When you're watching the NBA Finals, something should stand out about each roster. Not the stars on both sides, but rather the way these rosters were constructed. When you look at talent for both teams, you may notice that almost every important player is playing for the team that drafted them. This year's Finals were no different, as the Golden State Warriors and Boston Celtics both built their rosters through the draft.
Throughout NBA history, the majority of championship teams have constructed their roster from the ground up by using the draft as the key to success. Whether it's Magic Johnson's Lakers, Michael Jordan's Bulls, or Tim Duncan's Spurs, almost every championship roster was driven by homegrown talent. The same can be said for the Warriors, whose longtime success in the draft propelled them to their fourth championship in the last eight years. Sure, there are some exceptions, such as the 2019 Raptors and 2020 Lakers, whose top two players were acquired by free agency or trade. However, both teams used previous draft selections to acquire a big time star who proved to be the missing piece, whether it was Kawhi Leonard for the Raptors or Anthony Davis for the Lakers.
Despite this, there are still teams who set out build championship caliber rosters to pursue marquee players who are either free agents or on the trade block. This year's Nets and Lakers are primary examples. The Nets went into the season hoping that their big three of Kevin Durant, Kyrie Irving, and James Harden would lead them to a championship. Instead, Kyrie's refusal to take the Covid vaccine, Durant's knee injury, and Harden's desire to seek a trade culminated in the trio playing only two games this season. Even when Kyrie returned full time, the Nets got swept in the first round and with Kyrie's future uncertain, Durant might be the only one left by the time next season starts.
Out west, the Los Angeles Lakers believed they needed a third star, and would acquire Russell Westbrook on draft night. With a big three of LeBron James, Westbrook, and Davis, the Lakers looked set up to be on a collision course with the Nets. However, Los Angeles wouldn't even make the play-in tournament, as their supposed big three only played 21 games together. While their 11-10 record suggests the Lakers could've made the playoffs had all three been healthy, they would've been an early exit as they were never more than three games above .500. As of now, it's hard to imagine that the Lakers could be successful next season without parting ways with one of the three players.
On the other hand, the Golden State Warriors returned to the NBA's pinnacle after two non-playoff seasons thanks to the talent they've developed over the years. Besides Andrew Wiggins, their whole core is made up of players who they took a chance on in the draft. The first three guys that typically come to mind are Stephen Curry, Klay Thompson, and Draymond Green. They set the foundation for Golden State's' long time success and each of them have been on the team for every single one of their championships during this dynasty. Additionally, Golden State's 2019 draft pick Jordan Poole developed into a reliable scorer, averaging 17 points off the bench in the playoffs. The most impressive part about Golden State's success in the draft is the fact that Curry was the highest selection at number seven, with Thompson being the only other lottery pick at 11.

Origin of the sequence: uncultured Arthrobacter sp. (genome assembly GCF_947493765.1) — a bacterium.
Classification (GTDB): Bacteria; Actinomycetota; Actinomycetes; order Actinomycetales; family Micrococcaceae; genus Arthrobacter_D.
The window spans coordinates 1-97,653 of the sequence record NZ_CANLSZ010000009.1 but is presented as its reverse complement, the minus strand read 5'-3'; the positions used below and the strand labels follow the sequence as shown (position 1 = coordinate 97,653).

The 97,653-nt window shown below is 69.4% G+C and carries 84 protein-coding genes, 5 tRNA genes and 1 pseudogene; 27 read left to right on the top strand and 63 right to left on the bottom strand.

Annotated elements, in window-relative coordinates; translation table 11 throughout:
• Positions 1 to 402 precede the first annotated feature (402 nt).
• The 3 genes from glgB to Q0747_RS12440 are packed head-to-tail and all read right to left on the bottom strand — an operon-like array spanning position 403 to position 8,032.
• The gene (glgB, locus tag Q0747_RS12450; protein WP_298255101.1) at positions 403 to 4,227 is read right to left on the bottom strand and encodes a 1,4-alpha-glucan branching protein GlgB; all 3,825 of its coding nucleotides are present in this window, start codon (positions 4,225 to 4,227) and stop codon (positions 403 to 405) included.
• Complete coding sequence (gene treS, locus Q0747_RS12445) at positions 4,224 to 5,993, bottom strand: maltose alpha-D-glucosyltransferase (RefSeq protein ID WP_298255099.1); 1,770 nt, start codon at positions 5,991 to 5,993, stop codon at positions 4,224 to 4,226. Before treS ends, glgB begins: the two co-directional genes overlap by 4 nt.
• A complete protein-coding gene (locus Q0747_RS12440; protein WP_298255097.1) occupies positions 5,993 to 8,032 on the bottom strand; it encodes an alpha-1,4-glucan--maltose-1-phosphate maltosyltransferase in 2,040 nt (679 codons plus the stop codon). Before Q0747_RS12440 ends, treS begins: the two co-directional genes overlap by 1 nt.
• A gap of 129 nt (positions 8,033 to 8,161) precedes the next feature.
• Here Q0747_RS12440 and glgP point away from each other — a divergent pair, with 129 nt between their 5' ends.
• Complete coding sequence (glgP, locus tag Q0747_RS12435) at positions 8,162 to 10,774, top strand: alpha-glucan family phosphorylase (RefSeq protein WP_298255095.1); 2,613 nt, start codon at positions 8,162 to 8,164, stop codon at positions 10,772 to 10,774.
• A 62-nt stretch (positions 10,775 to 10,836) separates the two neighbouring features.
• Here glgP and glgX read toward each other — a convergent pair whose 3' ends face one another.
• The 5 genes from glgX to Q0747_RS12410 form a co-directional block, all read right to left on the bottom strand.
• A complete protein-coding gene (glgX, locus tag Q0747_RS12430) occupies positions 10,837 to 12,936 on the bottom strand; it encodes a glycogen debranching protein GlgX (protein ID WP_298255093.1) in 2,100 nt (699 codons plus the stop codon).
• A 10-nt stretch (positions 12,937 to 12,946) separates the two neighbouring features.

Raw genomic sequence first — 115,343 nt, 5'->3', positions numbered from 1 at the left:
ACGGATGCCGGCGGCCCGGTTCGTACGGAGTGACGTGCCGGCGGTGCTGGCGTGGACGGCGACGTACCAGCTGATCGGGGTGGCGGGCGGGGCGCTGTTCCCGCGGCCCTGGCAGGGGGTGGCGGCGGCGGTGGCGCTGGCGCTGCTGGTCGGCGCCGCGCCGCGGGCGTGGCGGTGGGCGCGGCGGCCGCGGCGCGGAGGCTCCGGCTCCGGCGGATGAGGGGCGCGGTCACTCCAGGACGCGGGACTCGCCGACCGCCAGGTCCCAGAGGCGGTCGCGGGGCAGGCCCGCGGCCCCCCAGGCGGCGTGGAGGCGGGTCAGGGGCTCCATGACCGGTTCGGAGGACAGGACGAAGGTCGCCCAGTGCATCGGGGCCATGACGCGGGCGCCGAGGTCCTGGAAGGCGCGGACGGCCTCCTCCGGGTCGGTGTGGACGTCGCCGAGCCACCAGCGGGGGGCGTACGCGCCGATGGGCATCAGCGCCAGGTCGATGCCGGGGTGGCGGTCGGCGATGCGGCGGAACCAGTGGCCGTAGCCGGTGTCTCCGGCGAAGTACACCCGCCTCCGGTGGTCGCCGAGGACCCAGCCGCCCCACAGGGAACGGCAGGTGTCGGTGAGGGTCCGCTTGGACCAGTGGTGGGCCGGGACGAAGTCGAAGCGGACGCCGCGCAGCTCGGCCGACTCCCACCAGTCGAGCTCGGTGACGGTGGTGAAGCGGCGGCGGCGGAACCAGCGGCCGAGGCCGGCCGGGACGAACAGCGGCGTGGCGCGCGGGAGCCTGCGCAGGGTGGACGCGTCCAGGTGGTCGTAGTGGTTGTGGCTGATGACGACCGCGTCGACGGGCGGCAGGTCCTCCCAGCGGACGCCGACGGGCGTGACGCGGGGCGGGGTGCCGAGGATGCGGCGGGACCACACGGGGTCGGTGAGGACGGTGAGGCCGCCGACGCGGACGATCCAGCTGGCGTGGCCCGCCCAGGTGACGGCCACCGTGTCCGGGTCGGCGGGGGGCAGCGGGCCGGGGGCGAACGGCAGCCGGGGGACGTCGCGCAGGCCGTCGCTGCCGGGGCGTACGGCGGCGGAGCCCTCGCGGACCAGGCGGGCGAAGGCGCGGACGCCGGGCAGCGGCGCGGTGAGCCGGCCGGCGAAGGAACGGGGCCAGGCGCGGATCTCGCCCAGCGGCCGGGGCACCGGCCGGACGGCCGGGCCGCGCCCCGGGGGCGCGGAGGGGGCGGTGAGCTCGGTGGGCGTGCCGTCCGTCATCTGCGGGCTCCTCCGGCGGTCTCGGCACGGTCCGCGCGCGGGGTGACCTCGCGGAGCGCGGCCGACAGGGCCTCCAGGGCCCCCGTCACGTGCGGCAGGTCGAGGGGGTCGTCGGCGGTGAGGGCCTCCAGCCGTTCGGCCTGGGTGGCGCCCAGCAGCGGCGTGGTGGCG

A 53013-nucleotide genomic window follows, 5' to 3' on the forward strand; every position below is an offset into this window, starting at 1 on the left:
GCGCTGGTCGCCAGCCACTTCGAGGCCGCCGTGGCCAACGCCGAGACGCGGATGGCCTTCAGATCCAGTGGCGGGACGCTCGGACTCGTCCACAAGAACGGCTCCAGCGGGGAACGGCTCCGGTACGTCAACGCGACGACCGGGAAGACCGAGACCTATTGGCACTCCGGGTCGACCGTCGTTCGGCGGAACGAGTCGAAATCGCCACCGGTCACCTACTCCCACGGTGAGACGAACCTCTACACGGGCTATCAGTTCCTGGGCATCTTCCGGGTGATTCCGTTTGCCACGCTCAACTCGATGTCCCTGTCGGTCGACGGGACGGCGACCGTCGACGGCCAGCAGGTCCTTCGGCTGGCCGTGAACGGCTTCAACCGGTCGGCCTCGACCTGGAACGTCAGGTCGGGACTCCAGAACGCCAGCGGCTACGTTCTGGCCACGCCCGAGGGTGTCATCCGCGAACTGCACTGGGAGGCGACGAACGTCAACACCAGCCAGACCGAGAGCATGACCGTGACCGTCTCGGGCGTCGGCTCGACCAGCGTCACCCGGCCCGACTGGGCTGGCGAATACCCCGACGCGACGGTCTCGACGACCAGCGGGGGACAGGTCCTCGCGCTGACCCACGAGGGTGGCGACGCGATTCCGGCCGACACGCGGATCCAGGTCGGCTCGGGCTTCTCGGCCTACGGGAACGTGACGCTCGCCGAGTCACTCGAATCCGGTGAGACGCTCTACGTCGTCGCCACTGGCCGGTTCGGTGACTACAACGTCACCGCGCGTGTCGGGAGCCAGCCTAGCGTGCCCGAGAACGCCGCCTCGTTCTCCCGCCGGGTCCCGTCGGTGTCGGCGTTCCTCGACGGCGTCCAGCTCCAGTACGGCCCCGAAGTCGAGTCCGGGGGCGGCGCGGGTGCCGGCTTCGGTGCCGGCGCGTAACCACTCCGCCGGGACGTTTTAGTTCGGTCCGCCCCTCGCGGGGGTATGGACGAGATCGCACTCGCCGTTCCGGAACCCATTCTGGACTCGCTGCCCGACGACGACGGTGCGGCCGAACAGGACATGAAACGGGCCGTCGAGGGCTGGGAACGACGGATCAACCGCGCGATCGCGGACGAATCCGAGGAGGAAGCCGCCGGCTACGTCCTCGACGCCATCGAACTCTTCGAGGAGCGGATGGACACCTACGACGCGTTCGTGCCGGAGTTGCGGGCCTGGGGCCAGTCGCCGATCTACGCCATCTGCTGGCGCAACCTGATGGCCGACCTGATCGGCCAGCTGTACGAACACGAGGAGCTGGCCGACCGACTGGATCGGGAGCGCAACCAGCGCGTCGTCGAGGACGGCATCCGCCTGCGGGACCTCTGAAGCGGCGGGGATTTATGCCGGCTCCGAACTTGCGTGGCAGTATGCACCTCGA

As for the Boston Celtics, their success in the draft started in 2013 when they traded franchise cornerstones Paul Pierce and Kevin Garnett to the Nets for a ransom of long term picks. Fast forward to 2022 and Boston's top three players - Jayson Tatum, Jaylen Brown, and Marcus Smart - are all prized possessions of the trade. Tatum is clearly the alpha dog of the three, but Brown has developed his game beyond dunking, while Marcus Smart became the first point guard to win Defensive Player of the Year since Gary Payton in 1996. Boston has also seen Robert Williams and Grant Williams take significant steps this season. Robert Williams in particular has a really bright future and could win a DPOY. Although Boston lost in six games, they are still very much contenders after some had written them off earlier in the season.
Any team will gain more attention from the media if they manage to acquire a star or two. They will be on national TV plenty of times and tickets will go up significantly. However, this isn't always the right formula toward building a championship team, as most of these moves don't yield the long term results many would expect. When watching the NBA Finals, general managers should realize that both teams have a least one major contributor who they previously drafted. This year was just another addition to the long list of Finals matchups where both teams had gotten to this point through the draft.
This year has seen so many young players in the NBA take huge steps in their careers. Whether it was Ja Morant, Jayson Tatum, or Luka Dončić, the NBA is certainly in good hands for the future. With all the young talents in the league, here are my top 25 players under 25.
1. Luka Dončić